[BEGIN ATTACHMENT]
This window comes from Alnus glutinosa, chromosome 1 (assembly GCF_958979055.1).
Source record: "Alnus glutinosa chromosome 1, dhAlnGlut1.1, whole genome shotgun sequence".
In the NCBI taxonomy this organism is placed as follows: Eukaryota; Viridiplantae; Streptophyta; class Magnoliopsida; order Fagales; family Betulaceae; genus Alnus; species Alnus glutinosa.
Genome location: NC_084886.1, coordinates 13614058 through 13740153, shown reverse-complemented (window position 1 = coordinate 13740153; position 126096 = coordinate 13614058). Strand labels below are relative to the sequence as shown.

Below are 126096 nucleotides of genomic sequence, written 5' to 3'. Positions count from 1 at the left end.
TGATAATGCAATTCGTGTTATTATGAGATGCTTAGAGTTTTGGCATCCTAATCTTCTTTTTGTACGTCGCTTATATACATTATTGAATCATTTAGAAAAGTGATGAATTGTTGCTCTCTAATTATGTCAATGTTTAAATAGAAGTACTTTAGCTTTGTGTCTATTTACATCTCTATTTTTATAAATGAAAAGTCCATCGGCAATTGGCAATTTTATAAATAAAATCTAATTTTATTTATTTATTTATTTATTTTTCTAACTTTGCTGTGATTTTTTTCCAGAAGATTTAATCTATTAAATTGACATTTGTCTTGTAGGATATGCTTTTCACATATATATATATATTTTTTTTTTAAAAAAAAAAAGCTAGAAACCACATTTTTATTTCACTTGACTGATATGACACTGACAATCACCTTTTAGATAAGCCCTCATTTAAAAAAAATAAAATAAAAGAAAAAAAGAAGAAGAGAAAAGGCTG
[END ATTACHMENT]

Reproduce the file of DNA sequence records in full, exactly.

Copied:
This window comes from Alnus glutinosa, chromosome 1 (assembly GCF_958979055.1).
Source record: "Alnus glutinosa chromosome 1, dhAlnGlut1.1, whole genome shotgun sequence".
In the NCBI taxonomy this organism is placed as follows: Eukaryota; Viridiplantae; Streptophyta; class Magnoliopsida; order Fagales; family Betulaceae; genus Alnus; species Alnus glutinosa.
Genome location: NC_084886.1, coordinates 13614058 through 13740153, shown reverse-complemented (window position 1 = coordinate 13740153; position 126096 = coordinate 13614058). Strand labels below are relative to the sequence as shown.

Below are 126096 nucleotides of genomic sequence, written 5' to 3'. Positions count from 1 at the left end.
TGATAATGCAATTCGTGTTATTATGAGATGCTTAGAGTTTTGGCATCCTAATCTTCTTTTTGTACGTCGCTTATATACATTATTGAATCATTTAGAAAAGTGATGAATTGTTGCTCTCTAATTATGTCAATGTTTAAATAGAAGTACTTTAGCTTTGTGTCTATTTACATCTCTATTTTTATAAATGAAAAGTCCATCGGCAATTGGCAATTTTATAAATAAAATCTAATTTTATTTATTTATTTATTTATTTTTCTAACTTTGCTGTGATTTTTTTCCAGAAGATTTAATCTATTAAATTGACATTTGTCTTGTAGGATATGCTTTTCACATATATATATATATTTTTTTTTTAAAAAAAAAAAGCTAGAAACCACATTTTTATTTCACTTGACTGATATGACACTGACAATCACCTTTTAGATAAGCCCTCATTTAAAAAAAATAAAATAAAAGAAAAAAAGAAGAAGAGAAAAGGCTG